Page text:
Sunday, November 05, 2006


And two of them are Japanese, just to show that I'm not an uncritical Japanophile.

Game 6 (dir. Michael Hoffman). I've previously expressed my dissent from Scott Eric Kaufman's loathing of Don DeLillo, but I do have to give him this: Game 6, the film DeLillo wrote the screenplay for, is terrible. The main problem isn't that the characters all sound the same (Kaufman's complaint against DeLillo in general), but that you can't imagine anybody actually saying the things they say or doing the things they do, the protagonist in particular. This might work in a novel, or perhaps even in a stage play, but definitely not in a film, especially one with a patina of realism. I confess that I didn't watch the entire film: I stuck it out nearly to the end, but a plot twist about five minutes before the end was just too much for me. I watched Hoffman's sporadically interesting commentary for about half an hour. Judging by it, he can't be blamed for the film's awfulness: he approached DeLillo's screenplay with reverence. He also says that a number of professionals were so impressed by the screenplay that they volunteered to work on the film for free. I find that mind-boggling.

Imprint. This is the notorious Takashi Miike film that was made for Showtime's "Masters of Horror" series, but which Showtime refused to air. As a fan of Miike I hate to say this, but its not airing may have been for the best in the long run. For a lot of people, it would have been their first introduction to Miike, and it's a mess. There's certainly a lot of gross and grotesque stuff in it, but unlike in Miike's best films of this type (e. g. Ichi the Killer), here it just seems pointless and arbitrarily thrown in. And it doesn't help that the climactic reveal, rather than being scary or horrifying as it's intended to be, is just silly. The other big problem is the weak performances of the two main actors. Billy Drago is especially bad, but Youki Kudoh is no great shakes, either.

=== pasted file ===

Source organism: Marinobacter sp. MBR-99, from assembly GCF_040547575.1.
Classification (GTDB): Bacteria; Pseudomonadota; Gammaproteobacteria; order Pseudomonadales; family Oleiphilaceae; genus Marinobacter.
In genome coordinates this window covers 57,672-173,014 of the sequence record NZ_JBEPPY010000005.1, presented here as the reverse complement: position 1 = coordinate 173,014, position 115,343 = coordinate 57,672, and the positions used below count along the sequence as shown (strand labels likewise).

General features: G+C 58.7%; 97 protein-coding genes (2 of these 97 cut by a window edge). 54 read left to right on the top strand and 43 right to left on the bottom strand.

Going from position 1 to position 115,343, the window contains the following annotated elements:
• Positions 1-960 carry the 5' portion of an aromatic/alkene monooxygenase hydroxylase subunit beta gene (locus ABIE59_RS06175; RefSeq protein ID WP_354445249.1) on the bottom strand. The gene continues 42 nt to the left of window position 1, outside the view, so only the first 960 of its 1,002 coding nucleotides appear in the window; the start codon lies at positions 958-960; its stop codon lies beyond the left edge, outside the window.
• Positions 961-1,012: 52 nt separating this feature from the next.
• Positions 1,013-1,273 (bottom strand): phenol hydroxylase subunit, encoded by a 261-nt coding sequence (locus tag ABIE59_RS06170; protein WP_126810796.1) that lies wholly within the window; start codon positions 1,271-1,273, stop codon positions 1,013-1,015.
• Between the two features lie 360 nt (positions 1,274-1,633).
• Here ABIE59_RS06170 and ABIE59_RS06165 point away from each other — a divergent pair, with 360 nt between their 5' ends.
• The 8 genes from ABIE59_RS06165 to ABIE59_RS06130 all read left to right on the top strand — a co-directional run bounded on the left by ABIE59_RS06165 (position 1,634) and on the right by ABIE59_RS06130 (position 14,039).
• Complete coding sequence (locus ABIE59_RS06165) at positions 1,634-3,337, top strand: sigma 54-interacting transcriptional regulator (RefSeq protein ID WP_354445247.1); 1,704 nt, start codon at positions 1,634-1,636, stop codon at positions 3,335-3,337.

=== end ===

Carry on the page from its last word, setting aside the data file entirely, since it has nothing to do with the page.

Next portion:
Third-party DVD commentary tracks are rarely interesting, but this one was. Chris D. and Wyatt Doyle, who recorded it, are obviously both fans of Miike, and they clearly didn't like the film very much. They discuss the faults mentioned above, and some others as well. (For instance, the fact that although the film is in English, none of the actors aside from the two leads could speak English very well: in fact, it sounded to me like a lot of them had learned their lines phonetically.)

Blind Beast vs. Killer Dwarf (dir. Teruo Ishii). I know, I know: how can a film with a title like not be great? Part of the problem is that while there is a "blind beast" (actually a blind serial killer) and a killer dwarf, they never fight each other, and I don't think they even meet. In fact, the two storylines they're in barely interact with each other. The "blind beast" storyline is based upon the same Edogawa Rampo short story that Yasuzo Masumura's film Blind Beast was based upon. Masumura's film is better and more disturbing, but Ishii's version has its good points, particularly the performance of the actor playing the serial killer. The "killer dwarf" storyline is a straight detective story (apparently based upon another Rampo story), and frankly I found it boring.

The film's trailer makes it seem much weirder and more interesting than it actually is.

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